The president of the Hambletonian Society urges people to be diligent in social distancing and limiting what they do when in public. He also shares his thoughts about being fluid about the stakes season ahead.
by Dave Briggs
Hambletonian Society president John Campbell said people need to take COVID-19 “very, very seriously” and listen to government directives on social distancing and hand washing.
“I think there’s a certain segment of the public that’s not taking it as seriously as they should,” Campbell said Wednesday. “I think everybody has to… be diligent in this social distancing and limiting what you do when you’re out in public. Just be out in public the least amount that you possibly can.
“We’re in Bergen County and that was (location of) the first (COVID-19 death in New Jersey)… that’s where John Brennan lived, so obviously everybody is on alert.”
Since last Friday, Campbell has been working from home.
“We’ve basically shut down other than going back and forth from my daughter’s house, which is really close. That’s about it, other than (my wife) Paula going to the grocery store, when need be,” Campbell said.
“We’ve staggered our staff at the office, so we have limited interaction. We can’t close our office, just because of the stake payment period, because we’ve got payments coming in. To close the office would be to shut down the entire stake process and we can’t do that.
“We took our March 15th payments and we’re processing those and, obviously, it takes a few days for all the mail to come in and get them all accounted, but that’s what we’re doing now. As for April 15th, we haven’t made any decisions or suggestions at this point in time, but it’s something that we really don’t know and we’re certainly going to have to be fluid moving through the stake period time.”
Campbell said it’s too early to talk about alternative dates for Hambletonian Society stakes.
“It is a little premature, but we’ve already thought about that and… we’ve put an email out to a number of people and entities about just having open lines of communication as we move forward, as far as stakes, rescheduling and re-opening.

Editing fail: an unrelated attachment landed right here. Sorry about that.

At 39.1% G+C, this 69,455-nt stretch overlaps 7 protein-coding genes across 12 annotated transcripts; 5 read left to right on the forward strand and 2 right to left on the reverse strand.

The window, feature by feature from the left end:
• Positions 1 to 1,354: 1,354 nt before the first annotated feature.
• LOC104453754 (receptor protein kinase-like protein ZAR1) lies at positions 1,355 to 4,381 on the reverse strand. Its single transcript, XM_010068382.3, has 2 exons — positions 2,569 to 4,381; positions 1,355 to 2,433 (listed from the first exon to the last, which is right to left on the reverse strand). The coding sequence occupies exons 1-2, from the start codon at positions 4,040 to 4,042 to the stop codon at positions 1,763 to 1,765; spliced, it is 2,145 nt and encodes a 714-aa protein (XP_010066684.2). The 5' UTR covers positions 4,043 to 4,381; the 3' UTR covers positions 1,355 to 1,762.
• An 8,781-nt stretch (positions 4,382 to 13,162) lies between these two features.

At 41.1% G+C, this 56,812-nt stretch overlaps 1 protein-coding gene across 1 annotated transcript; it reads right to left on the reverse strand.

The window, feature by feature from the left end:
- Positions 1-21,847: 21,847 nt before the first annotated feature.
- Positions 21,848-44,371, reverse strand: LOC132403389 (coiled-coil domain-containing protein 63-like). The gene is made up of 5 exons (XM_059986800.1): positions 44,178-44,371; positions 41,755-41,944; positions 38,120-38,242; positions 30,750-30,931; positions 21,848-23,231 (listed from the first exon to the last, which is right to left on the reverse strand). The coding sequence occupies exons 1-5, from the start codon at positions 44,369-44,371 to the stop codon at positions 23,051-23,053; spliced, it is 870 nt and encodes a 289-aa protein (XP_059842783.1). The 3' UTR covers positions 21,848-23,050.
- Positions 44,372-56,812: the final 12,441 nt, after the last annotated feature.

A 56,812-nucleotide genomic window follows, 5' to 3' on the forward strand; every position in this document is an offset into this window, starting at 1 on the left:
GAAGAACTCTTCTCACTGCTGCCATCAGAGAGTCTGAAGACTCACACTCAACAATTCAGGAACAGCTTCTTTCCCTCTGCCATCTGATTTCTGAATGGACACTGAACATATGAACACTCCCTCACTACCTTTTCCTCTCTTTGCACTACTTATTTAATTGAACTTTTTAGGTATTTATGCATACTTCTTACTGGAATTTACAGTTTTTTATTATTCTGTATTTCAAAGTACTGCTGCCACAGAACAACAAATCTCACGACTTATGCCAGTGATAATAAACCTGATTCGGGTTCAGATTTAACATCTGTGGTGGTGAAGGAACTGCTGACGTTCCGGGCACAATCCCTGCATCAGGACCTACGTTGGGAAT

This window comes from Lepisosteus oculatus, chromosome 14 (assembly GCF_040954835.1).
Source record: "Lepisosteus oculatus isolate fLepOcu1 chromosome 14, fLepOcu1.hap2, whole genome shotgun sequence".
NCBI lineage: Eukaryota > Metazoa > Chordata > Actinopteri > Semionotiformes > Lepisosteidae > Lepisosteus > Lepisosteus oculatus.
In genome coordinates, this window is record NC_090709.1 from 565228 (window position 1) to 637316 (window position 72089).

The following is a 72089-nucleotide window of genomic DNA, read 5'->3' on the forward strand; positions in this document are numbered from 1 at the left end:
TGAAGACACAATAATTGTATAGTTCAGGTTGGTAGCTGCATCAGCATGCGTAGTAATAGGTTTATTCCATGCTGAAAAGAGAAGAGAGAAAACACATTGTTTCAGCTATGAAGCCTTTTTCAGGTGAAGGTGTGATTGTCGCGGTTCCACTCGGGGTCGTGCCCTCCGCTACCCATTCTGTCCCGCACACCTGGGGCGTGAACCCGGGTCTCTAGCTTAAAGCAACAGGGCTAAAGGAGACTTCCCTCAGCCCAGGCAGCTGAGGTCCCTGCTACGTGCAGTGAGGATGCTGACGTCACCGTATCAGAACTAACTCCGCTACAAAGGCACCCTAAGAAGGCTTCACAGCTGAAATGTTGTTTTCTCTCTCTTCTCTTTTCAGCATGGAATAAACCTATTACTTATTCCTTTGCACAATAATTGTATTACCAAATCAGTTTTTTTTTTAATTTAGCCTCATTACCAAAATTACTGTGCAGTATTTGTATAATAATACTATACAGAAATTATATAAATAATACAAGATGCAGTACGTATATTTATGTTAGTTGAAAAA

“We’re going to be fluid and going to have lines of communications open with all the tracks, race secretaries and stakeholders moving forward, so nobody gets blindsided by somebody’s decision.”
Campbell said his hope is that this year’s stakes will be raced, somehow. The economics of the game depend, somewhat, on it.
“If our major owners and people that participate don’t get to race in the same amount of stakes they normally would… that’s going to cut down on their revenue and that’s going to cut down on disposable income for sales in the fall, so I think that’s one of the main concerns. Just the revenue standpoint from the owners and trainers and drivers. That’s going to have a trickle effect on the yearling sales, for sure, if we aren’t allowed to race the schedule. Whatever that schedule looks like, we don’t know,” he said.
“I think this is going to be a situation of months and not weeks before we get any semblance of normal and I don’t know what our new normal is going to be when this all passes. I think everybody should be prepared for that time frame and then, if it’s less, have a party.”
As for maintaining his own sanity, Campbell said he’s been lucky to have had the chance to get in a little golf.
“Our golf course, you can walk and carry your own bag, so I did that and played alone,” he said. “I went over and played a few holes. I think that’s one of the safest places you can be is out on a golf course by yourself. I’ll be out a couple of times before the end of the week again. The forecast doesn’t look too bad.”